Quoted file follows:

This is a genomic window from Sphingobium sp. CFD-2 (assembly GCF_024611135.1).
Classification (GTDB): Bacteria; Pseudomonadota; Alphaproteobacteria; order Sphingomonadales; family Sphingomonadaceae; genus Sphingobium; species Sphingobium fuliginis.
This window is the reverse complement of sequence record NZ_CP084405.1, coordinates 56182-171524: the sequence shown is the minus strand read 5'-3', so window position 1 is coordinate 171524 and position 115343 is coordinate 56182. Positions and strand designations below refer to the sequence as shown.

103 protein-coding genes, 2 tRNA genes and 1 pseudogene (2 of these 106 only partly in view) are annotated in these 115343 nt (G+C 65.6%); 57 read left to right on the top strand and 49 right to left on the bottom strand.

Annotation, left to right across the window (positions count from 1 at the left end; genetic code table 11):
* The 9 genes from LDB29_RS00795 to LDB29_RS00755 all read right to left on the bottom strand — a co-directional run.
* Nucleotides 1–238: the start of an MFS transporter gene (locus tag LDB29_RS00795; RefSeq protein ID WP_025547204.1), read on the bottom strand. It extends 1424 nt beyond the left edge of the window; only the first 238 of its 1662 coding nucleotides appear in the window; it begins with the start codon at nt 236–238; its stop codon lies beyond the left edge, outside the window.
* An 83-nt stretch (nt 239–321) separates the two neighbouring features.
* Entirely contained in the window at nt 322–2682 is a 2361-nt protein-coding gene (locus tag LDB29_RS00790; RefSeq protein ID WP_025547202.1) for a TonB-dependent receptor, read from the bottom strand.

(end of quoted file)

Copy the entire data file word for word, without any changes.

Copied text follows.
This is a genomic window from Sphingobium sp. CFD-2 (assembly GCF_024611135.1).
Classification (GTDB): Bacteria; Pseudomonadota; Alphaproteobacteria; order Sphingomonadales; family Sphingomonadaceae; genus Sphingobium; species Sphingobium fuliginis.
This window is the reverse complement of sequence record NZ_CP084405.1, coordinates 56182-171524: the sequence shown is the minus strand read 5'-3', so window position 1 is coordinate 171524 and position 115343 is coordinate 56182. Positions and strand designations below refer to the sequence as shown.

103 protein-coding genes, 2 tRNA genes and 1 pseudogene (2 of these 106 only partly in view) are annotated in these 115343 nt (G+C 65.6%); 57 read left to right on the top strand and 49 right to left on the bottom strand.

Annotation, left to right across the window (positions count from 1 at the left end; genetic code table 11):
* The 9 genes from LDB29_RS00795 to LDB29_RS00755 all read right to left on the bottom strand — a co-directional run.
* Nucleotides 1–238: the start of an MFS transporter gene (locus tag LDB29_RS00795; RefSeq protein ID WP_025547204.1), read on the bottom strand. It extends 1424 nt beyond the left edge of the window; only the first 238 of its 1662 coding nucleotides appear in the window; it begins with the start codon at nt 236–238; its stop codon lies beyond the left edge, outside the window.
* An 83-nt stretch (nt 239–321) separates the two neighbouring features.
* Entirely contained in the window at nt 322–2682 is a 2361-nt protein-coding gene (locus tag LDB29_RS00790; RefSeq protein ID WP_025547202.1) for a TonB-dependent receptor, read from the bottom strand.